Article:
“Perfection is achieved, not when there is nothing more to add, but when there is nothing left to take away.” — Antoine de Saint-Exupery
I heard Rob Bell say once when he is editing a book he knows he’s making progress when he starts to cut out really good stuff. I wondered why he would cut that of his book? How would leaving out the good make his book better?
It occurred to me that as an aspiring minimalist I spend a lot of time analyzing the clutter in my life, mind, and home and little time assessing the usefulness and purpose of the good that I choose to keep. It’s silly really, because isn’t that the point of removing the clutter—to enjoy what remains?
Minimalism questions everything. We remove the obvious clutter and then we are left to challenge what we believed to be good and worthy—all that made the cut. The answers can surprise us.
Sometimes the good is not great all the time. It sounds counter-intuitive, but we often have to edit really good stuff in our lives in order to tell our best story.
A simple life tells the biggest story.
You’ve heard of “less is more”, and the “cutting room floor” and how the best of film and TV is lying on it. It’s not an uncommon theme, but we rarely apply it to the way we live.
We bring good things into our lives with the hope that they will solve a certain problem or desire. Books, clothing, machines, furniture, events, people etc are all at one point good things to add. But at some point down the line some of those things no longer fulfill that need or desire.
When Rob Bell wrote the first drafts of his book, he added certain good material because at that time it was useful. Later during the editing process the need changed for that material. That doesn’t make it less good. Editing revealed the story he was actually trying to write.
Minimalism is deeper and wider than keeping the good stuff.
It strips away our outer layers and exposes the inner parts of ourselves that we haven’t tended to for far too long.
It exposes the sneaky ways clutter disguises itself. It reveals our insecurities and all the characters we create to navigate life in a fickle culture. You may have good things but for the wrong reasons or at the wrong time.
Minimalism is keeping the right good at the right time.
Editing the good from our lives isn’t permanent. It’s a practice of intentional choices that serves us in the present. The present is always changing so what may have been good in the past might not be now. Or what is not good now might be good in the future.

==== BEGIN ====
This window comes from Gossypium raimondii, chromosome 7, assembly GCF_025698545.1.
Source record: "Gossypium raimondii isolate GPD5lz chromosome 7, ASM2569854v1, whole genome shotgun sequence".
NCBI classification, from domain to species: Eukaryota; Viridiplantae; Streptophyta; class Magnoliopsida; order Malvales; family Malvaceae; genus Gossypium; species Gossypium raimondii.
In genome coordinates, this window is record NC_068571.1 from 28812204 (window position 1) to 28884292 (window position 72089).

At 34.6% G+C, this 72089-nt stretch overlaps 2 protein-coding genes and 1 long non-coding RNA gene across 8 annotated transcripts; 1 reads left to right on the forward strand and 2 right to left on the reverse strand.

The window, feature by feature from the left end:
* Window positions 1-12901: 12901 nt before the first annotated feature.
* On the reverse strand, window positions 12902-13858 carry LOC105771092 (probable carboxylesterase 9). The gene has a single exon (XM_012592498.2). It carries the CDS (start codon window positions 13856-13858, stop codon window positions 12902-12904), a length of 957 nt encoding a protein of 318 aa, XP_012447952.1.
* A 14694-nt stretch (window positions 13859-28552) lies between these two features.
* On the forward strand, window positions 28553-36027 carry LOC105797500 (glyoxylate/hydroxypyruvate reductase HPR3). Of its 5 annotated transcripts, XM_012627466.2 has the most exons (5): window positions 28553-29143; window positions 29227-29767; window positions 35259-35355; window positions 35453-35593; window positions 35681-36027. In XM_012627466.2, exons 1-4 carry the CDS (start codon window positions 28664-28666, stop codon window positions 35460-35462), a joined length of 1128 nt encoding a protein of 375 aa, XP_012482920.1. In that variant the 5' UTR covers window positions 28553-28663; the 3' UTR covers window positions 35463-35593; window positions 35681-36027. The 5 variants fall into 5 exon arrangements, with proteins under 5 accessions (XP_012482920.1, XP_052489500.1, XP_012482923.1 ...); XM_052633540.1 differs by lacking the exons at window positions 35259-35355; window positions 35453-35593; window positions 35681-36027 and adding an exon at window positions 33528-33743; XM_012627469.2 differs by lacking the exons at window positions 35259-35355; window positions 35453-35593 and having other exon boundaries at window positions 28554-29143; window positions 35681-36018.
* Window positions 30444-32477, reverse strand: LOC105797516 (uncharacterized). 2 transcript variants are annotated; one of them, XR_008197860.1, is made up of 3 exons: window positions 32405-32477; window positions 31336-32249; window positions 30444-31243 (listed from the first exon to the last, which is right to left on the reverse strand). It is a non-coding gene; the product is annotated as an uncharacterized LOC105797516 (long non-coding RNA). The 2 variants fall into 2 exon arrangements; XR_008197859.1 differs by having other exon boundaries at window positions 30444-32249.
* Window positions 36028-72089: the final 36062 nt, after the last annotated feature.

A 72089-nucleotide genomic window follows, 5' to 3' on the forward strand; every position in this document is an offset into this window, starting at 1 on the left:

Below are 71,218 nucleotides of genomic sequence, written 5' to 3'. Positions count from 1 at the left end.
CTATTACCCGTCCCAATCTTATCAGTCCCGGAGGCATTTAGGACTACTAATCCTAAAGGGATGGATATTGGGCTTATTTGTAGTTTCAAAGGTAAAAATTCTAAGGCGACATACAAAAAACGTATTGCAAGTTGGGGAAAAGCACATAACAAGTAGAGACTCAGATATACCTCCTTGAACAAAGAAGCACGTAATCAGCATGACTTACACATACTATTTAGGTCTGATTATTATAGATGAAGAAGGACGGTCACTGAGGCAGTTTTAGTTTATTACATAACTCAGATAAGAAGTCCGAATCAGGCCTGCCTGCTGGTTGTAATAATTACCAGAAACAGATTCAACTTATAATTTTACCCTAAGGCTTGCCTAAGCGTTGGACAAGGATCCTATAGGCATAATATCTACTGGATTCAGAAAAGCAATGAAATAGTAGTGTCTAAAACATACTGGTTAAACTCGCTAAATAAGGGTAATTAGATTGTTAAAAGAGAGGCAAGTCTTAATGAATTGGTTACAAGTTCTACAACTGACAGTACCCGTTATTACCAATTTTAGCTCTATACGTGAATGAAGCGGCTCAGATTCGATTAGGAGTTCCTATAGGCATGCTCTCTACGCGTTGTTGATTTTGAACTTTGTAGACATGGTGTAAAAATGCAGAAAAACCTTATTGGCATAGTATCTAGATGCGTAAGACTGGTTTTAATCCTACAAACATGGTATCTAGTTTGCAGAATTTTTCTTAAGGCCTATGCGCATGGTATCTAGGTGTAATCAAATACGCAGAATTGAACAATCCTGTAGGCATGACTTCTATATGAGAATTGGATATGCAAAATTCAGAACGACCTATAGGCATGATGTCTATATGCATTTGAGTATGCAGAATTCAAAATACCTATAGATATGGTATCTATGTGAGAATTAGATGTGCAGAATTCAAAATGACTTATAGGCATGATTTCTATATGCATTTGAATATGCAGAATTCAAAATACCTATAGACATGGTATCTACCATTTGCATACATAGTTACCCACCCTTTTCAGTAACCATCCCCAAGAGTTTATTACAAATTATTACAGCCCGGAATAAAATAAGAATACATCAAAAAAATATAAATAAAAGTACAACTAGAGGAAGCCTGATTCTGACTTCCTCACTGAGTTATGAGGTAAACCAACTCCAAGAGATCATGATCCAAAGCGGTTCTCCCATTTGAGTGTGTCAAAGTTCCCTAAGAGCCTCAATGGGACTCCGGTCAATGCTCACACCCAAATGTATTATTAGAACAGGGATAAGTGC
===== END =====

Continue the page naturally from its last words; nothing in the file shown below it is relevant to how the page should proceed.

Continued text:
Perhaps it’s a good thing that doesn’t fit in with our new simple life. We are paring down to live our best life, and some good doesn’t fit in with our new lifestyle. Simplicity is about subtracting the obvious and adding the meaningful.
Experience a Better Life
If you’re looking for a simpler, better life, here are a few changes you can make:
1. Edit your wants.
When we want only the simple, practical, and best things in our lives, it means changing the things we want. Consider the desires you have and if adding it to your life is worth the time, effort, space, etc.
2. Unsubscribe from good, but not currently useful email lists.
Edit your inbox of what’s not adding value in a practical way. That may mean foregoing really good information for the sake of your time, focus, and productivity. When it’s relevant to you, re-subscribe.
3. Reduce the social media platforms you use.
Choose your favorite platform and follow your favorite people, blogs, companies, and celebrities. More than likely they will be on most platforms posting the same information to each. You won’t miss out and you’ll be more present in your own life by narrowing your attention.
4. Donate your good books.
You can keep some books, but of those you’ve read and know you probably won’t read again donate to your local library or thrift store. Or, if it’s a particularly good one, share with a friend.
5. Cut back on good commitments.
Learn to say no. My husband and I decided to not continue leading a small group Bible study for this current season of our lives. Through our process of editing we recognized the desire and need to spend our evenings at home while our kids are so young. Choosing to say no to this particular commitment was not easy, but it creates much needed margin to enjoy our daughters and protect our family boundaries.
6. Cut back on social spending.
Save money by entertaining at home rather than weekly happy hours with friends or coworkers. Or drop the food and drink all together and suggest a different activity such as hiking or checking out a local (free) tourist attraction.
7. Downsize your home.
I’ve seen people move to smaller homes to simplify their life. They discovered the reduced living space increased their intentionality concerning what they allow into their home and how they use the space they have. Large homes can be good, but could a smaller home be better?
8. Set boundaries with family and friends.
Family and friends usually have great intentions and we certainly love them, however there are those times when it’s necessary to ask for space. Pay attention to your needs for space and where those boundary lines are crossed. When boundaries are challenged resentment builds. Be honest, but gentle.
Minimalism is a paradox of addition by subtraction, adding to our lives by removing the excess. Consider taking your minimalist journey deeper into the good stuff. You might find that less is more even there.
Design a simpler, better life. Start here. Start now.
Every day, more stuff comes into our lives: stuff in our houses, stuff on our calendars, stuff on our minds. All that stuff gets in the way of where we really want to go and who we really want to be—it’s time to make a change.
*Note — This article was originally published at Simple & Soul.